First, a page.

There are many ways to answer the ‘whys’ for this question, and we can do this exercise a few times to come up with different reasons.

How about social enterprise

You could argue that most of the solutions above are things that should get government funding or be delivered by the civil sector, and therefore turning them into a business idea is a lot harder.

This said, with the three models of social enterprise, there are many ways in which the above solutions could be funded.

Self-defence or similar training could be run on a profit-basis, which could then fund free training for the target audience of this problem. Kapap Academy from Singapore do just this.

The knives handed in as part of the amnesty could be upcycled into other products or resold appropriately, and the profits could go towards further amnesties or awareness days. One charity doing something similar is Steel Warriors, turning these knives into outdoor gyms.


Think about the problems that you and your community facing. Break them down individually by asking five whys, and see what solutions you can put to those smaller causes. Once you have some ideas, you can start thinking about completing your business model canvas — could it make money from trading on the market? Then you’re onto something social enterprise. If not, then you still might have a good idea for a nonprofit or charity.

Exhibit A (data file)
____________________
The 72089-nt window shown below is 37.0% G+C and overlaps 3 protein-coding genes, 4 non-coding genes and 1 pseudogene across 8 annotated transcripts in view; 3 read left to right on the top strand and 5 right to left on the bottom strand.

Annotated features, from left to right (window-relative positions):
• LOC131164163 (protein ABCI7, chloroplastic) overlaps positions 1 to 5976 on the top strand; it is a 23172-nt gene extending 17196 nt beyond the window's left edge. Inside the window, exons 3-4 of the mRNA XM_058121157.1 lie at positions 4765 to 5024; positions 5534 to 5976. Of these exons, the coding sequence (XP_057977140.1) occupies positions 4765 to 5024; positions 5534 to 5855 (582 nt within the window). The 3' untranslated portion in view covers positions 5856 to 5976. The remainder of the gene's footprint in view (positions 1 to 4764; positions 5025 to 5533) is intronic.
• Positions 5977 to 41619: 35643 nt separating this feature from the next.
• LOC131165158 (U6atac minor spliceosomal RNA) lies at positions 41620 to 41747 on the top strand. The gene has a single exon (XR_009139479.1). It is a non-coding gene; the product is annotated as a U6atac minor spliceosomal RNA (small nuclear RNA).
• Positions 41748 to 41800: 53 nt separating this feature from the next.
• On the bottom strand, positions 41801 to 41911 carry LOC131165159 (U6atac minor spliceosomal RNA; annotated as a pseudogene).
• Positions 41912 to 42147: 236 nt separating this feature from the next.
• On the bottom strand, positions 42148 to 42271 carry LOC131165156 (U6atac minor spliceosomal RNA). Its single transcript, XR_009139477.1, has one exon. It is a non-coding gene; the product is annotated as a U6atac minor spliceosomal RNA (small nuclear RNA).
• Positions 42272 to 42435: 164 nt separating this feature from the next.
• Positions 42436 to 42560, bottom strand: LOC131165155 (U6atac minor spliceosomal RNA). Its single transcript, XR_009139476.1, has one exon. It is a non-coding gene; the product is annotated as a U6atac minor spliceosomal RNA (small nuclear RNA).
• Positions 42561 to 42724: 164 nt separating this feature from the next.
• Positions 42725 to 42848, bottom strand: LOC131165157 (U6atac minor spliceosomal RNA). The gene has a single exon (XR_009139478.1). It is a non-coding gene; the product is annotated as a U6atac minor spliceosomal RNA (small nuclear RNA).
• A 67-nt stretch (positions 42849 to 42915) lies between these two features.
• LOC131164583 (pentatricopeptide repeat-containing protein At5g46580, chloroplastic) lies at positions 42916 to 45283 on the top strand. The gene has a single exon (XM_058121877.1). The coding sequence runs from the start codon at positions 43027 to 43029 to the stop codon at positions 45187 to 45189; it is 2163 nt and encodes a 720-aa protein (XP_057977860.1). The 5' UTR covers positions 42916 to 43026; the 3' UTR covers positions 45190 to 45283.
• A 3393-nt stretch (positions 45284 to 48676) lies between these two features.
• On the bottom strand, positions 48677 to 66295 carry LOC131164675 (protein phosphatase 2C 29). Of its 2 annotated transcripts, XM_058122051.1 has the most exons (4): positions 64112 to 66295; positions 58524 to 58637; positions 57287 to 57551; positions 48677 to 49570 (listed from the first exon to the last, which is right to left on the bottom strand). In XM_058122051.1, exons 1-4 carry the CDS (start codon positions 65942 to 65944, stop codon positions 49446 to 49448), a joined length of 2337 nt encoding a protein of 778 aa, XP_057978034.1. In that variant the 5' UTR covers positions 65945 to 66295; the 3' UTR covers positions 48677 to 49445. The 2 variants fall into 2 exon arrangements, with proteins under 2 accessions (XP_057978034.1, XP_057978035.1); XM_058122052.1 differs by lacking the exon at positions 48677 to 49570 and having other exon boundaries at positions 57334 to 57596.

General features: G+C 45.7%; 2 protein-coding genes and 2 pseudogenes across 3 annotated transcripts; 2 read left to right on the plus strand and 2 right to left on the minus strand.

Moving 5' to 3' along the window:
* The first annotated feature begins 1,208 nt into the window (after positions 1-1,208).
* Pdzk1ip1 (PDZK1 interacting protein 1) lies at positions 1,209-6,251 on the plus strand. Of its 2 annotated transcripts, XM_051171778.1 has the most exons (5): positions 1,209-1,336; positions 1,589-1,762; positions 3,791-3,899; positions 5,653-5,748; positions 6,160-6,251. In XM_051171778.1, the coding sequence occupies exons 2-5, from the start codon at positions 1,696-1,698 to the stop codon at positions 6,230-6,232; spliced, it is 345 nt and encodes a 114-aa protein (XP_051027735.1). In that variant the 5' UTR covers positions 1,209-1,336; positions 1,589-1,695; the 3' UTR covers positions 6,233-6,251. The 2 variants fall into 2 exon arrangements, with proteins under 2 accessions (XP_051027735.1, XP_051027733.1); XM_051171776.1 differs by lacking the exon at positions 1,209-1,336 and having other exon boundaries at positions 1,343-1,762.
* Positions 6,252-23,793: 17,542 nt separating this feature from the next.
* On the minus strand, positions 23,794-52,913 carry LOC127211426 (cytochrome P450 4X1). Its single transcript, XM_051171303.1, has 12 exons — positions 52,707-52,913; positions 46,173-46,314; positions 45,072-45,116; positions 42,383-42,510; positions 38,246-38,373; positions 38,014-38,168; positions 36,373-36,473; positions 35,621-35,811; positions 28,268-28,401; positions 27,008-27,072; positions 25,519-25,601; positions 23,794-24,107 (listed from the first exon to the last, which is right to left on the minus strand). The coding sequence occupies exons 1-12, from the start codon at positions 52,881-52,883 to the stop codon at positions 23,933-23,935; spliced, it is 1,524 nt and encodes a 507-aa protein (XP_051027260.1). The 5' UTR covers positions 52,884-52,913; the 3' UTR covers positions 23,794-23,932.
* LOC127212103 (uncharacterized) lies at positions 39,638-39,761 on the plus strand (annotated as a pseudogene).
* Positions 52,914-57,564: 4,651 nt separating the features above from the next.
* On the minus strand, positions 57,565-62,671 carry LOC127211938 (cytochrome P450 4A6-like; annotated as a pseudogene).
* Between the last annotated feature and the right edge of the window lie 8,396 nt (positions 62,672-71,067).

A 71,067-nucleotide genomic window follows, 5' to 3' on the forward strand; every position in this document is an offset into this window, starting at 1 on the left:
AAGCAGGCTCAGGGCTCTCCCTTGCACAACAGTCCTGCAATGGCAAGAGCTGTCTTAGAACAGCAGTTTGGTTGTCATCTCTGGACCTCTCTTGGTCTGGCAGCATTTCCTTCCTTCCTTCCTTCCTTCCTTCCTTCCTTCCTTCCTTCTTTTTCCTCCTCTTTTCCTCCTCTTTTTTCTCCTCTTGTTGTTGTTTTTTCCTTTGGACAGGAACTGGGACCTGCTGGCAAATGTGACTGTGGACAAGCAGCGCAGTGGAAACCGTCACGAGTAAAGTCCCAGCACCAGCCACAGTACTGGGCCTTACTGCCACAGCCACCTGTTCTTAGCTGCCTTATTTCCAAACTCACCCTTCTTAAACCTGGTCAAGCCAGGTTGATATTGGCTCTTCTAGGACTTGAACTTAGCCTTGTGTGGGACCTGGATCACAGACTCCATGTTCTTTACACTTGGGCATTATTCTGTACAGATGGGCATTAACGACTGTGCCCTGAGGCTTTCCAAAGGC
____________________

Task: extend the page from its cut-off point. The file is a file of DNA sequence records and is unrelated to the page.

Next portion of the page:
Types of Social Enterprise — Embedded Models

A seamless model of impact and profit

Having previously looked at the external and integrated models, we move to the third model of social enterprise — the embedded model.

Impact and profit sources are the same

This model rarely exists unless the organisation was born as a social enterprise, as advanced planning and strategical thinking is required.

Put simply — it’s when the product or service you are offering, directly solves one of the social or environmental needs you set out to solve. Each unit or hour that you sell, has a direct positive impact which goes towards achieving your mission and vision.

It goes a lot further than the integrated model with this direct approach, as everything done is intentionally. A product design phase may have taken place to adapt or improve an existing product or service on the market to make it social enterprise appropriate.


Example 1 — Sanergy

One of my favourite social enterprises to talk about, Sanergy not only provided a simple solution to a growing problem, they went further and ensured there was a circular economy within what they do.

First off, they build what are effectively toilets in a portable style for slums and communities without toilets. These are franchised out to local entrepreneurs that can then make money in maintaining and offering them. Straight away, the toilet provides an income for an individual, whilst providing everyone else a safer, cleaner place to do their business.

Next up, the waste is collected from all of the Sanergy toilets. This means there isn’t illegal dumping or the need to build complex infrastructure that requires a large amount of time and funds, and can lead to the upheaval of communities. Once again, this provides further jobs.